Clara Knowles, Gloria’s goody-two-shoes cousin, has arrived to make sure the high-society wedding comes off without a hitch—but Clara isn’t as lily-white as she appears. Seems she has some dirty little secrets of her own that she’ll do anything to keep hidden. . . .
Lorraine Dyer, Gloria’s social-climbing best friend, is tired of living in Gloria’s shadow. When Lorraine’s envy spills over into desperate spite, no one is safe. And someone’s going to be very sorry. . . .
I grew up in Illinois, and I’ve lived in Chicago for the past fifteen years. So when I saw this book coming out, I couldn’t wait to get my hands on it.
It’s definitely a high-tension, high-drama story. The girls are being shoved into certain images either because it’s what expected of them or because they’re trying to hide from something else. But they don’t necessarily belong in those little boxes, and it’s interesting watching them try to get out.
I will say, though, that this wasn’t my favorite book. There is lots of what I call ‘girl drama,’ which is girls being mean to each other with very little motivation. There also isn’t much understanding or sympathy between friendships, which makes them appear shallow and convenient rather than deep and strong. This isn’t necessarily a bad thing—it’s just not my personal preference.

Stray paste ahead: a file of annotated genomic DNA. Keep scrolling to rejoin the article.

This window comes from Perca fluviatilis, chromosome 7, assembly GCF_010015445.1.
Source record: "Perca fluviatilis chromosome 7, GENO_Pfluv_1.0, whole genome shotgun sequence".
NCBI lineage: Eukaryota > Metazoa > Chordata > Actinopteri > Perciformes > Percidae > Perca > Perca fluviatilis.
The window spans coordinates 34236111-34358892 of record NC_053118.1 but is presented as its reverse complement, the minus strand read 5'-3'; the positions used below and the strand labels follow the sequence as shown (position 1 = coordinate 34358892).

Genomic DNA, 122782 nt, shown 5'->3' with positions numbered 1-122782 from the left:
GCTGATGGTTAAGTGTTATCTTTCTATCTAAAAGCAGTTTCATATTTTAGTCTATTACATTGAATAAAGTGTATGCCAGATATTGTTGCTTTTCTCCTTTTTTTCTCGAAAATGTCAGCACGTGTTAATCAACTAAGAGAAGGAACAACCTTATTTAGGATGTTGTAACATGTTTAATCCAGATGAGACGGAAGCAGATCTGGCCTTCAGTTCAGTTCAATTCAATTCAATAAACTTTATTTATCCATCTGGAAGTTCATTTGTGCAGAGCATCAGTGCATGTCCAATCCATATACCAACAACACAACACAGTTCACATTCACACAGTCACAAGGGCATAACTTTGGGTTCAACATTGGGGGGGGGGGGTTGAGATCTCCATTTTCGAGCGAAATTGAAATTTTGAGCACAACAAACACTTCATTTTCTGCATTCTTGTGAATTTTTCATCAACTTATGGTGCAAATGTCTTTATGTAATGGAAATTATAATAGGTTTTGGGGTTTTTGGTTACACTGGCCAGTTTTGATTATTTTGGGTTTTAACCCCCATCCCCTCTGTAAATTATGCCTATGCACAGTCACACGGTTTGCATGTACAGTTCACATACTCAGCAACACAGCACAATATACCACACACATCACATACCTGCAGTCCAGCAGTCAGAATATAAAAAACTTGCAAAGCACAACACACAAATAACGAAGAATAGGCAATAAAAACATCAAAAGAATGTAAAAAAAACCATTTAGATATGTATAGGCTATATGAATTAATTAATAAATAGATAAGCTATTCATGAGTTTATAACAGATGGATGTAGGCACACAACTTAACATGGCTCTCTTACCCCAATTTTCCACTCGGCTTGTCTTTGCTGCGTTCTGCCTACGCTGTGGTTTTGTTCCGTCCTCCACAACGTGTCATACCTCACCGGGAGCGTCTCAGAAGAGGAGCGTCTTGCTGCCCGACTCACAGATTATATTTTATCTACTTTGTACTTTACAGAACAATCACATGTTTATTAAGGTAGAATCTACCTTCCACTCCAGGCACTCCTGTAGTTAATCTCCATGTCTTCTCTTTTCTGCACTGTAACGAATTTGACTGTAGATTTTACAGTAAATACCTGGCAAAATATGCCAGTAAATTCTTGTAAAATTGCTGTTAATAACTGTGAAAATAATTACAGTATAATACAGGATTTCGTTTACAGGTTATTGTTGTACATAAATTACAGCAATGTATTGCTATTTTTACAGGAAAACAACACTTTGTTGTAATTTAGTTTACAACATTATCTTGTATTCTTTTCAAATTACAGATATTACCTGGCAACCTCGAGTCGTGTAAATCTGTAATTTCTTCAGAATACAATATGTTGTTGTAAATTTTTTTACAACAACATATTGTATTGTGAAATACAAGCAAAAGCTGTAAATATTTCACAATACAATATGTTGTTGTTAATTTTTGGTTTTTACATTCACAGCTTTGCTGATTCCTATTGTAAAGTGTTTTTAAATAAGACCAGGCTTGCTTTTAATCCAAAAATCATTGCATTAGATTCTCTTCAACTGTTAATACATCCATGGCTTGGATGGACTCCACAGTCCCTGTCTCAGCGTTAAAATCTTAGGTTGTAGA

The details surrounding the time period were well done, especially around the speakeasies and dress styles. I had a clear image of the grungy basement turned glamorous, the crush of people, and the smoky air. It didn’t quite capture the complexities of the era, but what was there was very good.
If you like drama, this story has it in spades. If not, then you might want to look elsewhere.